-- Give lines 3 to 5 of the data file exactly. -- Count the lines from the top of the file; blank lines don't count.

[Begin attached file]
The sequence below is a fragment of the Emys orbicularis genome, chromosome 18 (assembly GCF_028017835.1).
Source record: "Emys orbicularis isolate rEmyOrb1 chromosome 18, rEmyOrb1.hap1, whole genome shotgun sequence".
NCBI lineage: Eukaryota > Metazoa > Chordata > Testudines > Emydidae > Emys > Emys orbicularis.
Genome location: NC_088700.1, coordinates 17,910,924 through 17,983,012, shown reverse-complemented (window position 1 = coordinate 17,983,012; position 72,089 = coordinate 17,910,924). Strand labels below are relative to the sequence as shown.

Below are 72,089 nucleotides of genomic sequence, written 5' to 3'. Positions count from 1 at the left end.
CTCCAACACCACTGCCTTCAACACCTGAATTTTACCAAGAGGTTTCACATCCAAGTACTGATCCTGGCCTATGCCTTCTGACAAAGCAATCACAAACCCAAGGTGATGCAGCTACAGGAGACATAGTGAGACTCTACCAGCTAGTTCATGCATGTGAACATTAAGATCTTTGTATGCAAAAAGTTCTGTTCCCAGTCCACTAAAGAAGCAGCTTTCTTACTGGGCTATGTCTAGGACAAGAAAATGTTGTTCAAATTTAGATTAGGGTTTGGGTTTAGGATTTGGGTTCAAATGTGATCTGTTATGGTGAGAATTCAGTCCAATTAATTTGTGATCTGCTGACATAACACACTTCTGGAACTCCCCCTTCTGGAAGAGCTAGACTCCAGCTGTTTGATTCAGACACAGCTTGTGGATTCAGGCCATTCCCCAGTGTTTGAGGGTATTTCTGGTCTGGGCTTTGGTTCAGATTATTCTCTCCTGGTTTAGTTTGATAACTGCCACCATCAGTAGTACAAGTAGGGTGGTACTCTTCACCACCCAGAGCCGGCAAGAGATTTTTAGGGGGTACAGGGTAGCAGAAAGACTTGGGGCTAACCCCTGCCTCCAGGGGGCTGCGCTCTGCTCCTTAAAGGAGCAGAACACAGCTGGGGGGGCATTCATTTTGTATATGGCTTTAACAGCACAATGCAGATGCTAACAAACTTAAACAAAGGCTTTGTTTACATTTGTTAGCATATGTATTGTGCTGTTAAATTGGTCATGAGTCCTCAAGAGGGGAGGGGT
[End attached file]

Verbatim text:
NCBI lineage: Eukaryota > Metazoa > Chordata > Testudines > Emydidae > Emys > Emys orbicularis.
Genome location: NC_088700.1, coordinates 17,910,924 through 17,983,012, shown reverse-complemented (window position 1 = coordinate 17,983,012; position 72,089 = coordinate 17,910,924). Strand labels below are relative to the sequence as shown.

Below are 72,089 nucleotides of genomic sequence, written 5' to 3'. Positions count from 1 at the left end.